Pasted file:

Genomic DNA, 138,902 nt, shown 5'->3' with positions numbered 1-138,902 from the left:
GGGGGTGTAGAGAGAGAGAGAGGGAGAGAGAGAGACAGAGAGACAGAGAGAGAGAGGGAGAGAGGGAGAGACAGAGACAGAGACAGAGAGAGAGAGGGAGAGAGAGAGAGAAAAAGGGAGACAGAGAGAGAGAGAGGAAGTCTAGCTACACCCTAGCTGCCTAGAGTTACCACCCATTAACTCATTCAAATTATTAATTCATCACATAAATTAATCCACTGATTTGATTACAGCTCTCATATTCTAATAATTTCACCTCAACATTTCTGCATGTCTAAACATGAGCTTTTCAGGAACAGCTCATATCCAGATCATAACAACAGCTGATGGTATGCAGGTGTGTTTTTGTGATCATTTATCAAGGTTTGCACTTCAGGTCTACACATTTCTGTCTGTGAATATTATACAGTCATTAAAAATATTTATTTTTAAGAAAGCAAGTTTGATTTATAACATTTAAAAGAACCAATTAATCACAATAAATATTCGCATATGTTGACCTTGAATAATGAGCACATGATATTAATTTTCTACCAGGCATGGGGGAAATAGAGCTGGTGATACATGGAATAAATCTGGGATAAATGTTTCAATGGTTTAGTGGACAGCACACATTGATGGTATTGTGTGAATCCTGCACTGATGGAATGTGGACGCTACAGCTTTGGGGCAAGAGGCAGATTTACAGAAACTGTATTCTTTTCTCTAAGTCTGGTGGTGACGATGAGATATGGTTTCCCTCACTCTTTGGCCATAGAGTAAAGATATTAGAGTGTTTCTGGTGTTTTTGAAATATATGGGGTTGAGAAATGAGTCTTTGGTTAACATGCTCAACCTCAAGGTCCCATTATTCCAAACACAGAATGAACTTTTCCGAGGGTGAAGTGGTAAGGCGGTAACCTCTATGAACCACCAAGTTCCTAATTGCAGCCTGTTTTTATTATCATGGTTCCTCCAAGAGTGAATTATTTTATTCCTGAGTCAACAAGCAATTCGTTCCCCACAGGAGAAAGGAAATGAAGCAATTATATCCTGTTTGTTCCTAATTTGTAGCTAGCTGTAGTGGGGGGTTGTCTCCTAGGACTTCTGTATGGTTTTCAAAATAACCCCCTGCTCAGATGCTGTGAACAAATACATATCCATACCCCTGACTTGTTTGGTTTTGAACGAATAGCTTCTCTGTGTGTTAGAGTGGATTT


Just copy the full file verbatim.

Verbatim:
Genomic DNA, 138,902 nt, shown 5'->3' with positions numbered 1-138,902 from the left:
GGGGGTGTAGAGAGAGAGAGAGGGAGAGAGAGAGACAGAGAGACAGAGAGAGAGAGGGAGAGAGGGAGAGACAGAGACAGAGACAGAGAGAGAGAGGGAGAGAGAGAGAGAAAAAGGGAGACAGAGAGAGAGAGAGGAAGTCTAGCTACACCCTAGCTGCCTAGAGTTACCACCCATTAACTCATTCAAATTATTAATTCATCACATAAATTAATCCACTGATTTGATTACAGCTCTCATATTCTAATAATTTCACCTCAACATTTCTGCATGTCTAAACATGAGCTTTTCAGGAACAGCTCATATCCAGATCATAACAACAGCTGATGGTATGCAGGTGTGTTTTTGTGATCATTTATCAAGGTTTGCACTTCAGGTCTACACATTTCTGTCTGTGAATATTATACAGTCATTAAAAATATTTATTTTTAAGAAAGCAAGTTTGATTTATAACATTTAAAAGAACCAATTAATCACAATAAATATTCGCATATGTTGACCTTGAATAATGAGCACATGATATTAATTTTCTACCAGGCATGGGGGAAATAGAGCTGGTGATACATGGAATAAATCTGGGATAAATGTTTCAATGGTTTAGTGGACAGCACACATTGATGGTATTGTGTGAATCCTGCACTGATGGAATGTGGACGCTACAGCTTTGGGGCAAGAGGCAGATTTACAGAAACTGTATTCTTTTCTCTAAGTCTGGTGGTGACGATGAGATATGGTTTCCCTCACTCTTTGGCCATAGAGTAAAGATATTAGAGTGTTTCTGGTGTTTTTGAAATATATGGGGTTGAGAAATGAGTCTTTGGTTAACATGCTCAACCTCAAGGTCCCATTATTCCAAACACAGAATGAACTTTTCCGAGGGTGAAGTGGTAAGGCGGTAACCTCTATGAACCACCAAGTTCCTAATTGCAGCCTGTTTTTATTATCATGGTTCCTCCAAGAGTGAATTATTTTATTCCTGAGTCAACAAGCAATTCGTTCCCCACAGGAGAAAGGAAATGAAGCAATTATATCCTGTTTGTTCCTAATTTGTAGCTAGCTGTAGTGGGGGGTTGTCTCCTAGGACTTCTGTATGGTTTTCAAAATAACCCCCTGCTCAGATGCTGTGAACAAATACATATCCATACCCCTGACTTGTTTGGTTTTGAACGAATAGCTTCTCTGTGTGTTAGAGTGGATTT